THEIR expertise has helped protect Britain for more than 350 years.
And a taste of the survival skills needed to be a Royal Marine were passed on to children in a dressing-up game with a difference.
As part of a survival-themed year of activities, The Royal Marines Museum, in Eastney Esplanade, Portsmouth, has been giving families the chance to wear marines’ combat gear for different types of conditions.
Now we’re in the winter months, the challenge to be a part of an Arctic convoy was set this weekend, including camouflaging in pure white snow and choosing the right equipment for sub-zero temperatures.
There was a choice of gear to wear, including jackets and helmets, as well as white mesh worn for colder climates.
Jonathan Steer, customer care assistant for the museum, said: ‘Throughout the year we do these challenges and try to fit them around the weather, so in the warmer months we did a jungle theme and desert dress-up.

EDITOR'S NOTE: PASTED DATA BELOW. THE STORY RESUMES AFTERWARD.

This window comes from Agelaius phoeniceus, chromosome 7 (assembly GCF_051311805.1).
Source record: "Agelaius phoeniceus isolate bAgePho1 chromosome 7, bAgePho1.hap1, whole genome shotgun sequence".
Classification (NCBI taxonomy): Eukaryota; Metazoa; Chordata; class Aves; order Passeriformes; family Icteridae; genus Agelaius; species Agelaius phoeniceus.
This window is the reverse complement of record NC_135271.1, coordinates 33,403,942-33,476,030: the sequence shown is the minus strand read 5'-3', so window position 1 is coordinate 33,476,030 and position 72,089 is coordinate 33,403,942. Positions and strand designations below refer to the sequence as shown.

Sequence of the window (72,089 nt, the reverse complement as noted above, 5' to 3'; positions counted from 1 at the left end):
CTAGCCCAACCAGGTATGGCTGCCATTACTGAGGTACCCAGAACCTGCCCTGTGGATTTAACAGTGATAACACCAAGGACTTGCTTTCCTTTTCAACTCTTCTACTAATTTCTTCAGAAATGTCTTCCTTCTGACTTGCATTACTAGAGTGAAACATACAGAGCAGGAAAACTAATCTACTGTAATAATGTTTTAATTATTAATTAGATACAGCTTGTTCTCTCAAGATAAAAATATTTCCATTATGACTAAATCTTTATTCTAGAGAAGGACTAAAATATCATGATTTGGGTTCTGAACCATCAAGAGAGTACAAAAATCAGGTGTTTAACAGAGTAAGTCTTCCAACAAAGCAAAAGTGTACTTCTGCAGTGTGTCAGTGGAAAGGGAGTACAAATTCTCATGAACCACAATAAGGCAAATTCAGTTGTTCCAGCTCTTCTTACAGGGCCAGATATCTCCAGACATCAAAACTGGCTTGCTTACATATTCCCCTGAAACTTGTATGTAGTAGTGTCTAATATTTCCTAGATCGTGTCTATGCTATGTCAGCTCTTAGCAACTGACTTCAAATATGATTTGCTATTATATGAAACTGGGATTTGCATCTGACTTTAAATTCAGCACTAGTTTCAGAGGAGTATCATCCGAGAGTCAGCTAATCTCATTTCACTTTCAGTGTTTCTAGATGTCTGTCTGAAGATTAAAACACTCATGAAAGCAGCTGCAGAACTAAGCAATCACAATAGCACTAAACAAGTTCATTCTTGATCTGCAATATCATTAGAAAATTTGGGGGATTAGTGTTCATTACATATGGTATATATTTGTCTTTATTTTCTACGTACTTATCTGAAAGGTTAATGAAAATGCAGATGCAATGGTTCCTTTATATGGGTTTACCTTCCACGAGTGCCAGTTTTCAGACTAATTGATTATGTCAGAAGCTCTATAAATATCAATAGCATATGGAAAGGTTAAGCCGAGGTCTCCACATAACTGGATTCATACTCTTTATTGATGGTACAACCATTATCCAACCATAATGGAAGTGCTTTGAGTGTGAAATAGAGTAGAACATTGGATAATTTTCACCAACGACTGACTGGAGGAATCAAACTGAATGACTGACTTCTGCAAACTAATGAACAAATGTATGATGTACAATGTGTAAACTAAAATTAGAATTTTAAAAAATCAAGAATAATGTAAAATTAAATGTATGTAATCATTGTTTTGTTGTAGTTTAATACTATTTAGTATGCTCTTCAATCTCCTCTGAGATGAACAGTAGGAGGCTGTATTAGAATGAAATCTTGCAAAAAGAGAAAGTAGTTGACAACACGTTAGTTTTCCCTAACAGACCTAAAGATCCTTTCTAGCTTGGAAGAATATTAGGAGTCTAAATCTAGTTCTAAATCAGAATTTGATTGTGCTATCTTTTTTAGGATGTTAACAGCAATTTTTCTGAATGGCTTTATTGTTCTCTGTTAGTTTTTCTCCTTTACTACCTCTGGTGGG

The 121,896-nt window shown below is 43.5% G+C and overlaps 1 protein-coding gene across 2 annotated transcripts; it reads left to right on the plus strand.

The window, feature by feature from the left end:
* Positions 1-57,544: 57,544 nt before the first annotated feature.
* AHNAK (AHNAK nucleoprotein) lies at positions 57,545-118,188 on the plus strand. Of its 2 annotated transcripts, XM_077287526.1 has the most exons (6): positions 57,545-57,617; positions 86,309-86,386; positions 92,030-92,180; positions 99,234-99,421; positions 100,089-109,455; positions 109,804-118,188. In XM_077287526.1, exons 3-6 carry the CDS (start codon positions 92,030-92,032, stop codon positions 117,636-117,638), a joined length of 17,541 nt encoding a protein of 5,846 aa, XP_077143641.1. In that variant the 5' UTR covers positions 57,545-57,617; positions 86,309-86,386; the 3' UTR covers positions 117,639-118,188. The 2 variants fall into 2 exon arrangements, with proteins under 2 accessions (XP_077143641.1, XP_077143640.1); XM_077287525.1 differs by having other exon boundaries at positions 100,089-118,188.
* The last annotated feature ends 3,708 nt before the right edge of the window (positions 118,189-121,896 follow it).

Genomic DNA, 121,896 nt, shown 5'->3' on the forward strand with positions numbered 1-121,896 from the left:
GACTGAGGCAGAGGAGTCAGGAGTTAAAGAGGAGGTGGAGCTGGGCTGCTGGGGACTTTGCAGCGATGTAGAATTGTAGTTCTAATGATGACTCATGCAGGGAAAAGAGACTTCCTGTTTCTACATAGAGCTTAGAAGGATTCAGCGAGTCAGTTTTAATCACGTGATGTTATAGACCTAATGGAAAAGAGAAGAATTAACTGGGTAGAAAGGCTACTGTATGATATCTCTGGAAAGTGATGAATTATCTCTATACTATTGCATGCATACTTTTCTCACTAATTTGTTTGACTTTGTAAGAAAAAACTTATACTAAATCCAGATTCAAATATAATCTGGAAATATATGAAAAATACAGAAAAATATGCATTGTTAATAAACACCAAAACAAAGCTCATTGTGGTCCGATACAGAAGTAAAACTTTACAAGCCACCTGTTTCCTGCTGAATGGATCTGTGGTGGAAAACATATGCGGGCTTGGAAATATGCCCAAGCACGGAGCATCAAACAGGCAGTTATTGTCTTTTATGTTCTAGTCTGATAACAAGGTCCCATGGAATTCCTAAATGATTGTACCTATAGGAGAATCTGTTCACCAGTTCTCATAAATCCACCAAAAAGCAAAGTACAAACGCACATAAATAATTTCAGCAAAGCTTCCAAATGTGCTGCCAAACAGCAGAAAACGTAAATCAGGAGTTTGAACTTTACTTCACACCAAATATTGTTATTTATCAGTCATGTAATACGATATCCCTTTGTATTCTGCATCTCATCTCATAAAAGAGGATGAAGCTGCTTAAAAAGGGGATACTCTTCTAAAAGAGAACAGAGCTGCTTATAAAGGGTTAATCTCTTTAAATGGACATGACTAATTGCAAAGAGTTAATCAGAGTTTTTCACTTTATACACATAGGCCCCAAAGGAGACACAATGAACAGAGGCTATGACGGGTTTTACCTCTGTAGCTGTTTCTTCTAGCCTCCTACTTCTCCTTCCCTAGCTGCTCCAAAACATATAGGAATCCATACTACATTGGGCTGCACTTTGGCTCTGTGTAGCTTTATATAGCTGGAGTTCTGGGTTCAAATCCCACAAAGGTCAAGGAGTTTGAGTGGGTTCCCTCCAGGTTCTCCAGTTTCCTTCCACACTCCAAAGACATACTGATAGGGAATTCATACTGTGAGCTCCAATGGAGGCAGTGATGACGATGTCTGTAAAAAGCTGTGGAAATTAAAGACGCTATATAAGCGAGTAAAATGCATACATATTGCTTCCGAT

‘As it’s winter we focused on how you would dress and what equipment you would take with you on an Arctic convoy.’
Youngsters got the chance to wear a waistcoat with six pouches on it and then had a table full of items, before choosing what they would take on a mission.
Items ranged from compasses, food pouches and bottles of pop, to mugs for hot drinks, first-aid kits, weapon magazines, binoculars and face-camouflage kit. There was also the chance to try on snowshoes to get a real feel for what it would be like to wear military kit in the cold weather.
Keen to have a go was Rebekah Tribe, 10, from Waterlooville, who is thinking about a career in the armed forces or becoming a Lego designer.
She said: ‘My dad said I should be in the army so it is something I have thought about, as well as being a Lego designer.
‘I enjoyed wearing the equipment and it didn’t feel that heavy.’
And Callaghan White, five, from Portchester, went along to the museum with his dad Lee White and uncle Tim Cox.
Callaghan said: ‘I found the helmet heavy and it hurt my head after a bit.
‘I enjoyed holding the gun and that was heavy, too.’
Children also had the chance to make igloos out of marshmallows and stick it together with icing.